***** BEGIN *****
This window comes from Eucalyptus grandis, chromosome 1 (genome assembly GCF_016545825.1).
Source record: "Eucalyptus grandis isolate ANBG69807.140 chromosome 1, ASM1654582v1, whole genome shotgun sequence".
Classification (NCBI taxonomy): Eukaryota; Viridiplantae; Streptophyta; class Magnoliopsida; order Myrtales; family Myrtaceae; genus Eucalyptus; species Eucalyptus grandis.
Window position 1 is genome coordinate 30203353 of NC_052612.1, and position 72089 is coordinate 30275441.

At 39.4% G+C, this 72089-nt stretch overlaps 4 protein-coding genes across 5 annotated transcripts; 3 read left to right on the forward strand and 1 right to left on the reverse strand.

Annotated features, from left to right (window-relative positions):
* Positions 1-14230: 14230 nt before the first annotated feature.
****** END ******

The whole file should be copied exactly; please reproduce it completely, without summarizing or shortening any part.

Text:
This window comes from Eucalyptus grandis, chromosome 1 (genome assembly GCF_016545825.1).
Source record: "Eucalyptus grandis isolate ANBG69807.140 chromosome 1, ASM1654582v1, whole genome shotgun sequence".
Classification (NCBI taxonomy): Eukaryota; Viridiplantae; Streptophyta; class Magnoliopsida; order Myrtales; family Myrtaceae; genus Eucalyptus; species Eucalyptus grandis.
Window position 1 is genome coordinate 30203353 of NC_052612.1, and position 72089 is coordinate 30275441.

At 39.4% G+C, this 72089-nt stretch overlaps 4 protein-coding genes across 5 annotated transcripts; 3 read left to right on the forward strand and 1 right to left on the reverse strand.

Annotated features, from left to right (window-relative positions):
* Positions 1-14230: 14230 nt before the first annotated feature.